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Our understanding of war is historically mediated through soldiers and war reporters; it’s dominated by battle scenes and colored in khaki. It is often informed by the stories of men, told by men.

With her heart-stopping footage from the last hospital in east Aleppo, which dominated news platforms, and her multi-award-winning film For Sama, Waad al-Kateab told us the story of the Syrian war through the eyes of a new mother. She told a story whose heroes are ordinary people risking everything to live free from tyranny: doctors working under fire to save others, teachers educating children in underground classrooms as bombs rain down outside. A story of extreme brutality but also of endless hope.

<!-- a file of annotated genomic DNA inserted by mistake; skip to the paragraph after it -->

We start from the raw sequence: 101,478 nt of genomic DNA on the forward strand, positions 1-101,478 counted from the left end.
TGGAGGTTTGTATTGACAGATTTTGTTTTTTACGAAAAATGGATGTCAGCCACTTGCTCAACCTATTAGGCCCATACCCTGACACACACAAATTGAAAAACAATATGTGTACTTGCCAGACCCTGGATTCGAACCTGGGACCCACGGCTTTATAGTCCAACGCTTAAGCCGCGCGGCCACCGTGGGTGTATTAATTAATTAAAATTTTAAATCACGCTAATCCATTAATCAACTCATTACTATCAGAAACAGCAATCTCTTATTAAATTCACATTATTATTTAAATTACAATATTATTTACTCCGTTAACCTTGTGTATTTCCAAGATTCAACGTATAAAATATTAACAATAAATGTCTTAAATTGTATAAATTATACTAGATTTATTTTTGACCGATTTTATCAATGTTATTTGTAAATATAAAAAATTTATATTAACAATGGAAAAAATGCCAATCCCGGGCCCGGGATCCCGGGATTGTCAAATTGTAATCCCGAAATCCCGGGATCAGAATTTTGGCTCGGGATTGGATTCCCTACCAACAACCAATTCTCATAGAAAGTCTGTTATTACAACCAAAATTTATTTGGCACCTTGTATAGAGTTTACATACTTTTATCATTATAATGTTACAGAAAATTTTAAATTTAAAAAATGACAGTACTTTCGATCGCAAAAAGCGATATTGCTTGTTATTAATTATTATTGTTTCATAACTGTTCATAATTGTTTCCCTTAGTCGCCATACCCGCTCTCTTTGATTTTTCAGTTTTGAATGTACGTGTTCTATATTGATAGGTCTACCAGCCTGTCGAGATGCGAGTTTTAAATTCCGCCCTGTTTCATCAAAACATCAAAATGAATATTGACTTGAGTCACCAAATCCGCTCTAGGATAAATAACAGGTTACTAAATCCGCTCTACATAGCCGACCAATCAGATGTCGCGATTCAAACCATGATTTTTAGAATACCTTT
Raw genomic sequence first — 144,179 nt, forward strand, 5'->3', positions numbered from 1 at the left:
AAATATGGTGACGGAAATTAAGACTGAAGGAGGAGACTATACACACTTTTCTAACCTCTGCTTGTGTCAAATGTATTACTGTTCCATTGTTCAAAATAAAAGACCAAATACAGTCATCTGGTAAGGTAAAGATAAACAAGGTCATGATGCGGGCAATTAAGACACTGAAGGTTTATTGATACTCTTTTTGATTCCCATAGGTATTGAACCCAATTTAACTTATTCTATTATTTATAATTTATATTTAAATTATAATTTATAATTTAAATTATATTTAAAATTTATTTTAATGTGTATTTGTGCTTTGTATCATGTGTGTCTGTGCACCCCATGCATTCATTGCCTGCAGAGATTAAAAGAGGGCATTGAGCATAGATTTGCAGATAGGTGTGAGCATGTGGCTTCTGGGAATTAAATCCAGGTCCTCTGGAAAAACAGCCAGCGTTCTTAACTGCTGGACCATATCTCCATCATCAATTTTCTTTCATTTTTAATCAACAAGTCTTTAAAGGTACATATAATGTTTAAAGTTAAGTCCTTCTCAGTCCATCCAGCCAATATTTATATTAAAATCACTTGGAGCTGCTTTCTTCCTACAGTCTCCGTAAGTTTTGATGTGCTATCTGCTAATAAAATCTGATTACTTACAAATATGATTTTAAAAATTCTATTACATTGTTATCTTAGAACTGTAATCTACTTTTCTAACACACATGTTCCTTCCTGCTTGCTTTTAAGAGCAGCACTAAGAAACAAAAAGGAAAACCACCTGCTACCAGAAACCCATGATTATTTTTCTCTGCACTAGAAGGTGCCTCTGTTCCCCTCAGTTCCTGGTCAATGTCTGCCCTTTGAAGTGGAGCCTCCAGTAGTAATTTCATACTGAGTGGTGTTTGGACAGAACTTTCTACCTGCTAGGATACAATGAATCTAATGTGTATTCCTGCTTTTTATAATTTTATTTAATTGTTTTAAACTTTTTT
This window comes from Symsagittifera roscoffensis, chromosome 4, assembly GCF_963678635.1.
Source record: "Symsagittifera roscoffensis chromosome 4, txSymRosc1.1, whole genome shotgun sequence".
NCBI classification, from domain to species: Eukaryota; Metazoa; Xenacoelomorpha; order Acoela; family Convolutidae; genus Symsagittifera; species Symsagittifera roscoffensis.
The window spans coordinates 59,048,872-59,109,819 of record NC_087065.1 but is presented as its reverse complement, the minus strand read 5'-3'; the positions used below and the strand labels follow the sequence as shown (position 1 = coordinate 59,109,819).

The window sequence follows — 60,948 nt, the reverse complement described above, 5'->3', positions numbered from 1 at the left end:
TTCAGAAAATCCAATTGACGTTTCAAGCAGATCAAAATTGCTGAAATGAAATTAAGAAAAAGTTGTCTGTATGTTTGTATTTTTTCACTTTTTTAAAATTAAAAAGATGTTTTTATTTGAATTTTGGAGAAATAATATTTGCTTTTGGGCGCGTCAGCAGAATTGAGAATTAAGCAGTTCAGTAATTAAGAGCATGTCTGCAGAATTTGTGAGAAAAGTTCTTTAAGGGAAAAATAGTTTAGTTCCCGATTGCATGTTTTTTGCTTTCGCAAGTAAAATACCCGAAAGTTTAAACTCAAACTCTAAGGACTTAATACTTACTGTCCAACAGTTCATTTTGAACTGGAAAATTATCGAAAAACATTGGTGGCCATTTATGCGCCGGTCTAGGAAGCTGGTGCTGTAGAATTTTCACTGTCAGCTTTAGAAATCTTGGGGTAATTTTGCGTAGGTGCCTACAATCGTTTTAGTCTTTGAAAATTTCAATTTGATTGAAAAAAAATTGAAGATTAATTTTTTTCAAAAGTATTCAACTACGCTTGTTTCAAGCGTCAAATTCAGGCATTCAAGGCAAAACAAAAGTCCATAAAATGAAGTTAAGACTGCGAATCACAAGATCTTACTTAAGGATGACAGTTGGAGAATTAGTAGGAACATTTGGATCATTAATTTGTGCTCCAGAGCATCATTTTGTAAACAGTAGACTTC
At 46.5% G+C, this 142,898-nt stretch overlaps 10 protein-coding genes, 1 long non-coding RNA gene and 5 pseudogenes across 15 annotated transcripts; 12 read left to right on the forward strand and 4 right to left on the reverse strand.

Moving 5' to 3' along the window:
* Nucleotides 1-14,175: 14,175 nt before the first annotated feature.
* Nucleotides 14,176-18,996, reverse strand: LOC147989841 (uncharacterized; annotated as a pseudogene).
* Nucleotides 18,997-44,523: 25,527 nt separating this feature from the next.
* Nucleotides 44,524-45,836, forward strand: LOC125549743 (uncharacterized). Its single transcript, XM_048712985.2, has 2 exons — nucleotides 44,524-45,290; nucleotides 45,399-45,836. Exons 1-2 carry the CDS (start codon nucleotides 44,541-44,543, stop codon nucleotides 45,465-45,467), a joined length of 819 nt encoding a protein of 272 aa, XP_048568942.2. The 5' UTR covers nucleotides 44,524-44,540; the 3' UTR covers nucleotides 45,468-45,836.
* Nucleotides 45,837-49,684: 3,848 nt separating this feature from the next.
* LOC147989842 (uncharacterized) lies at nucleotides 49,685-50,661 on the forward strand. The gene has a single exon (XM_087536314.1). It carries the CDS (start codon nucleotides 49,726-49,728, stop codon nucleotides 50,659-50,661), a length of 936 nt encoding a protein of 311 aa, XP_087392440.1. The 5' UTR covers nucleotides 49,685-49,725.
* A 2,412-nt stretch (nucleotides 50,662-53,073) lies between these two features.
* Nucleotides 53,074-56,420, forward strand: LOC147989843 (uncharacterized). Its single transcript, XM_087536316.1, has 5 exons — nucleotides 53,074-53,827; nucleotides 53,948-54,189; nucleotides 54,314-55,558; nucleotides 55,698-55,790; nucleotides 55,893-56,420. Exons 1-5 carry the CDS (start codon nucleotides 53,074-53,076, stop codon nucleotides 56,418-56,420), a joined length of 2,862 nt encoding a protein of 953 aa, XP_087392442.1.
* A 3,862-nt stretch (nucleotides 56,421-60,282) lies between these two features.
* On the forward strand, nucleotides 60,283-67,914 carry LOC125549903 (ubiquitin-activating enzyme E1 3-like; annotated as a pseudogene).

In a year when film awards were, once again, criticized for their lack of diversity, it was incredible to see Waad, a Muslim refugee woman, walk the red carpet at the Oscars alongside her young daughter, wearing a gown embroidered with a poem in Arabic that read, “We dared to dream and we will not regret dignity.”

I am in awe of her refusal to give up that dream.

Ahmed is an Emmy Award–winning actor

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